The wine industry, and many other farm-based industries in the area, has largely devolped in lieu of dairy farming which, due to oversupply, quickly nosed-dived in profitability. Population growth in the south west was not as robust as predicted and the oversupply of milk had a hugely negative impact on prices. Dairy farming’s loss was most definitely the wine enthusiast’s gain as the climate and conditions are ideally suited for producing chardonnay and cabernet sauvignon; the region produces some of the best both in Australia and globally.Margaret River is a relatively young wine producing area and, whilst the vineyards there vary greatly in size and production, none of them produce wine on anywhere near the same commercial scale as the rest of Australia or around the world. The management of these vineyards is also varied with some remaining as family owned estates and others entirely owned by investment funds. Until recently there had been a rash of scrubbing out the unpopular chardonnay vines and producing grapes more in line with the global trends. However, with such small yields, it became clear that these vineyards must excel in quality rather than quantity and as the soil and climate are best suited to chardonnay, the grapes have begun to be reintroduced. Accordingly, the vineyards in Margaret River have gained many accolades, with particular pride in the scores given by James Halliday.In order to maintain a steady income during less profitable years or when a particular grape has fallen out of fashion, many of the smaller estates have added other produce alongside their wine. We visited vineyards producing nougart, liquors, cheese and all manner of other produce to further diversify their sources of income. The manner of diversification is very varied but what was clear is that very few people are just milking cows or growing vines anymore.Our particular group were somewhat enthusiastic tasters, the wine was poured freely and we definitely consumed our fair share, particularly as our friends from the campsite purchased a bottle of rosé which we enjoyed on the bus between stops.Our final stop of the day, The Grove, was a vineyard which had made the business decision to sell its grapes to another producer and concentrate on distilling and brewing. After some rocket fuel cocktails we were invited to buy further drinks from the bar. James indulged in a paddle of beers whilst Caro enjoyed a very refreshing gin and tonic.Feeling fairly merry we decided that we had not had enough to drink on tour and disembarked, along with our new friends, in Margaret River rather than back at the campsite (mistake number 1). We had been assured that it would be easy to find a taxi and we didn’t bother to check if this was in fact the case (mistake number 2). We piled in to a pub and proceeded to work our way steadily through the local beers and ciders (mistake number 3). All of a sudden, it was last orders and we thought we should think about getting a taxi back to our out-of-town campsite. Caro, by this point, had reached the bolshy and tired stage and was adamant that a ride home was required although offered very little help in actually achieving it. It turns out that our friend Chris had lied to us, it is not easy to get a taxi in Margaret River, and the four of us ended up being driven by a random man who James had somehow convinced to drive us back to the campsite. We absolutely do not advocate this approach but it did get us to our beds which was all we wanted at the time.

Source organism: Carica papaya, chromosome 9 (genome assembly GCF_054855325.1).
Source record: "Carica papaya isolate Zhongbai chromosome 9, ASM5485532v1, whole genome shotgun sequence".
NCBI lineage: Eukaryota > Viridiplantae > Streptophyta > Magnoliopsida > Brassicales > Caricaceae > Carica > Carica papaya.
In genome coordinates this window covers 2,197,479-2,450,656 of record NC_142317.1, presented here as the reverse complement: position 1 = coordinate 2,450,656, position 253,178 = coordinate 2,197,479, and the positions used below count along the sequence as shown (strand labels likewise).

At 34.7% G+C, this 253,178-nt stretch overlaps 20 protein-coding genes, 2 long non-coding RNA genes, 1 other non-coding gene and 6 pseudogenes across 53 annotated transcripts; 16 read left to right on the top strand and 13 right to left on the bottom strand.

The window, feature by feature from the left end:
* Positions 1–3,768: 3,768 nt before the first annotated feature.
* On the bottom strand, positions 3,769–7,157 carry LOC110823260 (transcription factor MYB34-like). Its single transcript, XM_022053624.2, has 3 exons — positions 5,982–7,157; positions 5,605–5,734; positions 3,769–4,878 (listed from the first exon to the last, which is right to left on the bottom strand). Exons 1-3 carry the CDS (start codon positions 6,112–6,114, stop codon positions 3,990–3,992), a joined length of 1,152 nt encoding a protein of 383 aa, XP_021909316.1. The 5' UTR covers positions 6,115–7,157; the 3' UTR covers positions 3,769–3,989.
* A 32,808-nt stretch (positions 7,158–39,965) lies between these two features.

Fast-forward 8 hours and it’s time for our surf lesson! Yes ladies and gents, we had booked a surf lesson for the morning after a wine tour. On reflection, it was actually a stroke of genius because it got us out of bed and in to the frigid sea which went some way to making us feel human, however, at 8am James was not a happy bunny. There are no pictures of this surf lesson, apologies but we were too busy trying not to swallow half of the sea, which Caro failed at spectacularly as she insisted on shouting out each time she fell off the board which resulted in her mouth being open upon making contact with the water. We had such a good time, our coach Kirtsy was a lot of fun and had so much energy that it was infectious and we both managed to get up on our feet. It was a private lesson so were able to do a lot of “surfing” in our two hours and we were both absolutely jiggered afterwards. A quick shout out here, Josh who owns the school (Josh Palmateer’s Surf Academy) carried out an actual rescue right in front of us when a man was dragged out by the ferocious rip and would almost definitely have drowned without his help. It was incredibly unsettling to watch and we were rather subdued as we drove back to the campsite, although this was likely partially due to the fact that the hangovers were back with a vengeance. At least James’s was. The afternoon was spent in bed watching Mad Men, discovering that we had lost a phone at some point during the previous evening’s festivities and vowing to never drink again.
One thought on “Wine, wine, wine, surf, sleep – Pemberton, Hamlin Bay and Margaret River”
We’ve drunk some really nice wines from the Margaret River Valley. You guys seem to enjoy staircases! Frightening about the rip tide! Heard you have to swim across and sideways out of it, not fight it, as if you can manage anything.
LikeLiked by 1 person